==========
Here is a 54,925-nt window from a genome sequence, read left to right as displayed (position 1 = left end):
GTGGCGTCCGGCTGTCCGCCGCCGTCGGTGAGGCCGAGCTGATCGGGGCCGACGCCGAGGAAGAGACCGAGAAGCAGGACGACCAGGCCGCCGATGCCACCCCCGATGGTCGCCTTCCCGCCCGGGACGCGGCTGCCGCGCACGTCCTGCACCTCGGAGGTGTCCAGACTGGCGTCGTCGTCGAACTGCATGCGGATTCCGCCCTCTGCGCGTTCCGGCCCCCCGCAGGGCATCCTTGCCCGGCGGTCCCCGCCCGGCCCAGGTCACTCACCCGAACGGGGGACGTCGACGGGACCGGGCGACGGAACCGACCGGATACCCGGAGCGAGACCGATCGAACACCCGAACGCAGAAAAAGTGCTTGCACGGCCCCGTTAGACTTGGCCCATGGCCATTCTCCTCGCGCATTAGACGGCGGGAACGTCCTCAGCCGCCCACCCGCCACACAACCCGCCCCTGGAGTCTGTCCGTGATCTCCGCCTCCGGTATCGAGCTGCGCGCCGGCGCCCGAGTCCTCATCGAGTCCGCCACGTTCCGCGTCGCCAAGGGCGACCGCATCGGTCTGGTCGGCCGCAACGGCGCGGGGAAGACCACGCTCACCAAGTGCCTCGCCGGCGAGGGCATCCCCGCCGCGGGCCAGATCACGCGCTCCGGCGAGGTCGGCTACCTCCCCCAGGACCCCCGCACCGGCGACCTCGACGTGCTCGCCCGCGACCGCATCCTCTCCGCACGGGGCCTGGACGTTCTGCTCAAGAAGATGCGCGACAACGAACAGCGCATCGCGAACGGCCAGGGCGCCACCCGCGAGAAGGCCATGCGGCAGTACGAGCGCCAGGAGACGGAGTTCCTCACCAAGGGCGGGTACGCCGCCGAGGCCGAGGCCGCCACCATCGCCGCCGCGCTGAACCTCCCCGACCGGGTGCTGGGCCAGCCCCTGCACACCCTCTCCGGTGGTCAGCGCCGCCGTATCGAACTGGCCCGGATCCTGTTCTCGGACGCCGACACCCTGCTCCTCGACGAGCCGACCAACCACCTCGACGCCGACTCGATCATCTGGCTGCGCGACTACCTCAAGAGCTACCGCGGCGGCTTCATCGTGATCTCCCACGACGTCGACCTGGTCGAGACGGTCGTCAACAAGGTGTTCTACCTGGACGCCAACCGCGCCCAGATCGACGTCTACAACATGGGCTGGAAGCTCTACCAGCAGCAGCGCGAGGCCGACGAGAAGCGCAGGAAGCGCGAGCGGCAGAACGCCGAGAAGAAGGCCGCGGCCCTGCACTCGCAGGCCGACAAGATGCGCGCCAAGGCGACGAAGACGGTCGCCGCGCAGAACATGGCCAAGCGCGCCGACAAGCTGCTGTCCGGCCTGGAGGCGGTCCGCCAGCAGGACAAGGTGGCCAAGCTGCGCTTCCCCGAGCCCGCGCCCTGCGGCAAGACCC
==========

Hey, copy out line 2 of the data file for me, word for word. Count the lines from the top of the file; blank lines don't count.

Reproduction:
GTGGCGTCCGGCTGTCCGCCGCCGTCGGTGAGGCCGAGCTGATCGGGGCCGACGCCGAGGAAGAGACCGAGAAGCAGGACGACCAGGCCGCCGATGCCACCCCCGATGGTCGCCTTCCCGCCCGGGACGCGGCTGCCGCGCACGTCCTGCACCTCGGAGGTGTCCAGACTGGCGTCGTCGTCGAACTGCATGCGGATTCCGCCCTCTGCGCGTTCCGGCCCCCCGCAGGGCATCCTTGCCCGGCGGTCCCCGCCCGGCCCAGGTCACTCACCCGAACGGGGGACGTCGACGGGACCGGGCGACGGAACCGACCGGATACCCGGAGCGAGACCGATCGAACACCCGAACGCAGAAAAAGTGCTTGCACGGCCCCGTTAGACTTGGCCCATGGCCATTCTCCTCGCGCATTAGACGGCGGGAACGTCCTCAGCCGCCCACCCGCCACACAACCCGCCCCTGGAGTCTGTCCGTGATCTCCGCCTCCGGTATCGAGCTGCGCGCCGGCGCCCGAGTCCTCATCGAGTCCGCCACGTTCCGCGTCGCCAAGGGCGACCGCATCGGTCTGGTCGGCCGCAACGGCGCGGGGAAGACCACGCTCACCAAGTGCCTCGCCGGCGAGGGCATCCCCGCCGCGGGCCAGATCACGCGCTCCGGCGAGGTCGGCTACCTCCCCCAGGACCCCCGCACCGGCGACCTCGACGTGCTCGCCCGCGACCGCATCCTCTCCGCACGGGGCCTGGACGTTCTGCTCAAGAAGATGCGCGACAACGAACAGCGCATCGCGAACGGCCAGGGCGCCACCCGCGAGAAGGCCATGCGGCAGTACGAGCGCCAGGAGACGGAGTTCCTCACCAAGGGCGGGTACGCCGCCGAGGCCGAGGCCGCCACCATCGCCGCCGCGCTGAACCTCCCCGACCGGGTGCTGGGCCAGCCCCTGCACACCCTCTCCGGTGGTCAGCGCCGCCGTATCGAACTGGCCCGGATCCTGTTCTCGGACGCCGACACCCTGCTCCTCGACGAGCCGACCAACCACCTCGACGCCGACTCGATCATCTGGCTGCGCGACTACCTCAAGAGCTACCGCGGCGGCTTCATCGTGATCTCCCACGACGTCGACCTGGTCGAGACGGTCGTCAACAAGGTGTTCTACCTGGACGCCAACCGCGCCCAGATCGACGTCTACAACATGGGCTGGAAGCTCTACCAGCAGCAGCGCGAGGCCGACGAGAAGCGCAGGAAGCGCGAGCGGCAGAACGCCGAGAAGAAGGCCGCGGCCCTGCACTCGCAGGCCGACAAGATGCGCGCCAAGGCGACGAAGACGGTCGCCGCGCAGAACATGGCCAAGCGCGCCGACAAGCTGCTGTCCGGCCTGGAGGCGGTCCGCCAGCAGGACAAGGTGGCCAAGCTGCGCTTCCCCGAGCCCGCGCCCTGCGGCAAGACCC